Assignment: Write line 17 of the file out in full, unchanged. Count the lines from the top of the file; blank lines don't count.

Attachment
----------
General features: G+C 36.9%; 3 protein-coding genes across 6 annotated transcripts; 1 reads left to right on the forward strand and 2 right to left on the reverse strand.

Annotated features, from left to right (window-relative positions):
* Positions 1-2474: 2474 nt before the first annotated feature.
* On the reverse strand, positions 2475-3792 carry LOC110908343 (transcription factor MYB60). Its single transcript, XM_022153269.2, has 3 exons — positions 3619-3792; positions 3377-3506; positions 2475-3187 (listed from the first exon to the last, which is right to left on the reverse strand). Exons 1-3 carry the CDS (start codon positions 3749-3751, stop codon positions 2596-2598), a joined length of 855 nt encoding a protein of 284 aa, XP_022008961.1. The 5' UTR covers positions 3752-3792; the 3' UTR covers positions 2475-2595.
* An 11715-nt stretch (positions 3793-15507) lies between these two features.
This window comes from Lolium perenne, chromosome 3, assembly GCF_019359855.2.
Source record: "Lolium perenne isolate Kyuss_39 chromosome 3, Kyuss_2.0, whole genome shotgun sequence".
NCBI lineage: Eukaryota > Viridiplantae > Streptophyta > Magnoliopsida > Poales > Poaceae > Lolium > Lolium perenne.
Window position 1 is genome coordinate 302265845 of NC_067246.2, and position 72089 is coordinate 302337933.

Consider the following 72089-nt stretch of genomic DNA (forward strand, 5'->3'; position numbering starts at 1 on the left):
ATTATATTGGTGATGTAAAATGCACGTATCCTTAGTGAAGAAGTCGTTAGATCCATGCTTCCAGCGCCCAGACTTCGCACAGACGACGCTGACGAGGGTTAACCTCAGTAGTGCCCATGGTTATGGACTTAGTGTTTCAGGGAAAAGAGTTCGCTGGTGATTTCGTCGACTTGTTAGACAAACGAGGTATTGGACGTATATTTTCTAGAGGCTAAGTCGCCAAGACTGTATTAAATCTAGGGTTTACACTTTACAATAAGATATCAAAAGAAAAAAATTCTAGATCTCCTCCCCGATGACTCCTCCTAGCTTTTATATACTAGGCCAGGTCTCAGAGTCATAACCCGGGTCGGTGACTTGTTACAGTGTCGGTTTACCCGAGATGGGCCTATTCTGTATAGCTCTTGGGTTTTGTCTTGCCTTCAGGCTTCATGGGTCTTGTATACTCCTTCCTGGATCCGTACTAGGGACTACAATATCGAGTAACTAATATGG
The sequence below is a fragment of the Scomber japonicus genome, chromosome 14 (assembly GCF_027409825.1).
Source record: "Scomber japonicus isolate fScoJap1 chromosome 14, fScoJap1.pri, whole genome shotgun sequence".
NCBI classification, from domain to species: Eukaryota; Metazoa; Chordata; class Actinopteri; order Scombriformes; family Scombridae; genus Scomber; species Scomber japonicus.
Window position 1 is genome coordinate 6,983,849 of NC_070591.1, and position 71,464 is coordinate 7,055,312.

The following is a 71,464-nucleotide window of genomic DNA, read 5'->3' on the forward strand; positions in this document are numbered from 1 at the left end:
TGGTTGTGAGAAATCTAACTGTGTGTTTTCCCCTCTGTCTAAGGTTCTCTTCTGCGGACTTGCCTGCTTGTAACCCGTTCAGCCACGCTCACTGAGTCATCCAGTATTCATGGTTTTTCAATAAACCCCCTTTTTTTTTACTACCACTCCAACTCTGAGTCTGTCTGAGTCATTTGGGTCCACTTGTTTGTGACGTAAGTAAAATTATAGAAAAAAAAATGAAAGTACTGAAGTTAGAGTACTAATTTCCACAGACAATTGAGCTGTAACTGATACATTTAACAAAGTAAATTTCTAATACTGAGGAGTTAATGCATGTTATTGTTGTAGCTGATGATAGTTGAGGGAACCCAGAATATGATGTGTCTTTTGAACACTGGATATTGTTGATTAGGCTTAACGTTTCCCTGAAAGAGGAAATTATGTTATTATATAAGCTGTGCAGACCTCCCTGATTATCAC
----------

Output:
TGGTTGTGAGAAATCTAACTGTGTGTTTTCCCCTCTGTCTAAGGTTCTCTTCTGCGGACTTGCCTGCTTGTAACCCGTTCAGCCACGCTCACTGAGTCATCCAGTATTCATGGTTTTTCAATAAACCCCCTTTTTTTTTACTACCACTCCAACTCTGAGTCTGTCTGAGTCATTTGGGTCCACTTGTTTGTGACGTAAGTAAAATTATAGAAAAAAAAATGAAAGTACTGAAGTTAGAGTACTAATTTCCACAGACAATTGAGCTGTAACTGATACATTTAACAAAGTAAATTTCTAATACTGAGGAGTTAATGCATGTTATTGTTGTAGCTGATGATAGTTGAGGGAACCCAGAATATGATGTGTCTTTTGAACACTGGATATTGTTGATTAGGCTTAACGTTTCCCTGAAAGAGGAAATTATGTTATTATATAAGCTGTGCAGACCTCCCTGATTATCAC